Though the film echoes themes and messages of Peele’s past work, it takes just as much inspiration from other recent films such as another Universal Studios remake, The Invisible Man, from last year. Certain elements of psychological horror, and much of the imagery of the original, are retained in DaCosta’s film, while additional layers of suspense are contributed by the exploration of various social tensions. Several pivotal scenes downplay the threat of the Candyman himself and emphasize instead the inherent suspense of various realistic interactions like those between Black characters and police officers or artists and cynical critics. Appropriately, the script fixates on the troubling history of the Cabrini-Green area, whose residents were severely neglected by the city before the projects were demolished and replaced with upscale apartments in the late 90s. The film’s commentary on gentrification as a means of controlling historical narratives and burying past events adds a sharp message that justifies revisiting the Candyman storyline after thirty years.
Several “scare” sequences, particularly one scene in an elevator, play out similarly to the cinematics that accompany a Universal theme park ride (the idea of a Candyman-themed attraction actually sounds quite fun). Though exciting to view in a theater, these scenes can sometimes feel inconsequential to the main plot. Several scenes of this nature, and a premature final act reveal, cause the film to suffer from uneven pacing.
The camerawork and set decoration are sleek and befitting of the high-brow art scene depicted throughout. The phenomenal opening credits sequence features iconic buildings in the Chicago skyline surrounded by fog, where the images are rotated 180 degrees so that they appear to be descending from the top of the screen into a murky smog. The score by Robert Aiki Aubrey Lowe, while not reaching the same heights as Philip Glass’ accompaniment, recalls some leitmotifs from the original film and stands apart in its own right. The opening theme is particularly unsettling in its use of strings and ominous choirs in a fairly memorable arrangement.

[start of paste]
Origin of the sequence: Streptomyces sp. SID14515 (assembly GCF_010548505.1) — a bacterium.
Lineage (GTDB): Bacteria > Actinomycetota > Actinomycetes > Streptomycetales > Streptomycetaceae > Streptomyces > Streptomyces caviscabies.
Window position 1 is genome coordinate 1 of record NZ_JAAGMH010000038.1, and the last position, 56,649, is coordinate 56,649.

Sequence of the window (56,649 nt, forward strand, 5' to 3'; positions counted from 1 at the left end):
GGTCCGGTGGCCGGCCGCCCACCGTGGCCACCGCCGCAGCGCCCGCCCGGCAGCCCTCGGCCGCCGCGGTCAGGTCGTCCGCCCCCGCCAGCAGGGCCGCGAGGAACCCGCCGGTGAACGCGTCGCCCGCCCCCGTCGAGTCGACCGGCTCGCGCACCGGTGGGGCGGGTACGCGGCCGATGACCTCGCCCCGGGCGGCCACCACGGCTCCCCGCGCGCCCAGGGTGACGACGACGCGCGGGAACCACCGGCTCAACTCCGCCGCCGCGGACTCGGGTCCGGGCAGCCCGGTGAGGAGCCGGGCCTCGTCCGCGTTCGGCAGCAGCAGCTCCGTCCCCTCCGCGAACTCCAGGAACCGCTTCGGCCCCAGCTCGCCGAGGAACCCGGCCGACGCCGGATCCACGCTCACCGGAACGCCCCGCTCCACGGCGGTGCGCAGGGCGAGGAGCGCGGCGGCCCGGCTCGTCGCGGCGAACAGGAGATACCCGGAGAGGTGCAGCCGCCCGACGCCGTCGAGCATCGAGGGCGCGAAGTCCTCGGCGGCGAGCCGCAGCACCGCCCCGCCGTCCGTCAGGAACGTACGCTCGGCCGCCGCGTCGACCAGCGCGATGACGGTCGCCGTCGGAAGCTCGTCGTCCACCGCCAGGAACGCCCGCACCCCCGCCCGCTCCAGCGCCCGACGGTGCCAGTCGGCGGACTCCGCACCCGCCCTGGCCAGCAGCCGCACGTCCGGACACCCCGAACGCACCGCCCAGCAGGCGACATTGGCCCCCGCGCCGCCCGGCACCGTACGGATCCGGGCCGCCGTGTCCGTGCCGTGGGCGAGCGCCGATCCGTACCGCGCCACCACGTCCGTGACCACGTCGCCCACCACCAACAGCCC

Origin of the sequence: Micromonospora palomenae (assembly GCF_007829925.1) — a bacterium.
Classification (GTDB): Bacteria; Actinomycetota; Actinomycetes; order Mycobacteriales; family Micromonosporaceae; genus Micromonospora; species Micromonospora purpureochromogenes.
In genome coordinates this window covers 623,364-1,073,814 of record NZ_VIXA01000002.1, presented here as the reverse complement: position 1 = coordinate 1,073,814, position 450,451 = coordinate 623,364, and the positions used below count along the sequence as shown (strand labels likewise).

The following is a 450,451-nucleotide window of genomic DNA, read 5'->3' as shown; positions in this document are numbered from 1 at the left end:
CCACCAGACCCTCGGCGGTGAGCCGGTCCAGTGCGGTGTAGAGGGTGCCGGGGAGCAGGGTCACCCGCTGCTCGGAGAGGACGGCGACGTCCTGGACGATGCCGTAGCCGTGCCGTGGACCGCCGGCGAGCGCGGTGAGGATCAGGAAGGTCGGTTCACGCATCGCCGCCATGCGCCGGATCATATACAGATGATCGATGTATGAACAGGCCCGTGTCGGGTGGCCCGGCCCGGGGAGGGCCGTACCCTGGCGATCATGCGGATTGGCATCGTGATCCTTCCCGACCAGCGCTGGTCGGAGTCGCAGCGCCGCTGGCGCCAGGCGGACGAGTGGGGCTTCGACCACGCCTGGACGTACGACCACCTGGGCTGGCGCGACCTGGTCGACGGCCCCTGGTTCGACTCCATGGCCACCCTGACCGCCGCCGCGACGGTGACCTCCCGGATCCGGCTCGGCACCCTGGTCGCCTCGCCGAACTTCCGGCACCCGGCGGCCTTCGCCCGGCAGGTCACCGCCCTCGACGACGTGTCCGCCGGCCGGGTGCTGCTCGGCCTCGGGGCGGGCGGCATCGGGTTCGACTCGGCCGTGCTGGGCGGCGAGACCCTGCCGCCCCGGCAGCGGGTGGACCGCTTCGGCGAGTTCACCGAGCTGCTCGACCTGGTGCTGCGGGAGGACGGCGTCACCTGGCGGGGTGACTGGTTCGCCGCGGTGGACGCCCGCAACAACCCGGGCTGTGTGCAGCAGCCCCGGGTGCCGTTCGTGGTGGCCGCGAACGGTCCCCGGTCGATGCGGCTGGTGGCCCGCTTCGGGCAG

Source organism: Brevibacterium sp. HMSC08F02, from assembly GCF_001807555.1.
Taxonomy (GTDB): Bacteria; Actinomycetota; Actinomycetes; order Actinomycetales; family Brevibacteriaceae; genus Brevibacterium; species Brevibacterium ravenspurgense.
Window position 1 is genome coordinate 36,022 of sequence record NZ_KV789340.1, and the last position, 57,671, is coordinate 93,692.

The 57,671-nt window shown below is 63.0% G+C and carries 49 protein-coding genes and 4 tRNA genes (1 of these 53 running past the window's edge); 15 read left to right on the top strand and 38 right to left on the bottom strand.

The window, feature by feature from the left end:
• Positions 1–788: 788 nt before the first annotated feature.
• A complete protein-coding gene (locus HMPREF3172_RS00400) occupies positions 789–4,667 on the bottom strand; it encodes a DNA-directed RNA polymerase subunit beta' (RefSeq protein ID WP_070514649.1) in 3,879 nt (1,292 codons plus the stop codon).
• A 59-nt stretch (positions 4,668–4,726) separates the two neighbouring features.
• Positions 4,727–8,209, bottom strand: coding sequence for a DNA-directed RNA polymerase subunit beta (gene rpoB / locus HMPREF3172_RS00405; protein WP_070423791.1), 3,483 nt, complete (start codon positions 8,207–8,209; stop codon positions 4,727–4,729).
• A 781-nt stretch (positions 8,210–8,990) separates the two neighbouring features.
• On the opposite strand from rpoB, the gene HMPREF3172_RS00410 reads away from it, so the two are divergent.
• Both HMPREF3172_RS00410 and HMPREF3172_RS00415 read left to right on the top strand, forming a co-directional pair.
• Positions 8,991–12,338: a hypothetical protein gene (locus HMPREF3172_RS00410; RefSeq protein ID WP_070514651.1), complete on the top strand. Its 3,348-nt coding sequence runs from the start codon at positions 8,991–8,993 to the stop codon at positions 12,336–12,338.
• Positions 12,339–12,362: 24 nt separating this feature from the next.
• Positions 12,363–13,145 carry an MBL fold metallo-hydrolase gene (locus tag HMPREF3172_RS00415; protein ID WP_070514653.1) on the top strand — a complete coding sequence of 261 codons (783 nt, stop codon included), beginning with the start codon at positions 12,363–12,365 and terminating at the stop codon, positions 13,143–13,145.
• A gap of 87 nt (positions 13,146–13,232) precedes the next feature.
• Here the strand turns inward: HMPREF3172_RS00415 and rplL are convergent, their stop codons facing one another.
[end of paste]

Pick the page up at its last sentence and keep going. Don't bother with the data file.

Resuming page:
Despite the merits of the film’s message, horror fans will likely come to this movie for the gore and walk away satisfied. The grisly practical effects and brutal death scenes forgive several of the narrative shortcomings. Candyman favors a hybrid body horror/slasher style over the original’s more psychological neo-noir tone. While this style might suggest a skin-deep cultural critique, DaCosta’s film has a much clearer commentary on race relations and economic oppression than its predecessor. Unfortunately, despite this more intent thematic focus, I came away with an unclear sense about the character Candyman’s role as a villain. Some viewers may see this ambiguity as proof of a complex character, though I felt that the film did not offer enough thematic justification to support its relatively sympathetic portrayal of the classic bogeyman.
DaCosta’s grotesque revisitation to Cabrini-Green will likely sate fans of producer Jordan Peele’s recent output, while those expecting a repeat of the thirty year-old original may leave disappointed. One claim I make with certainty is that this is the best of the Candyman sequels, one which adequately modernizes the story and style to entertain and speak to an audience in the era of BLM advocacy, even when the narrative structure is not all there.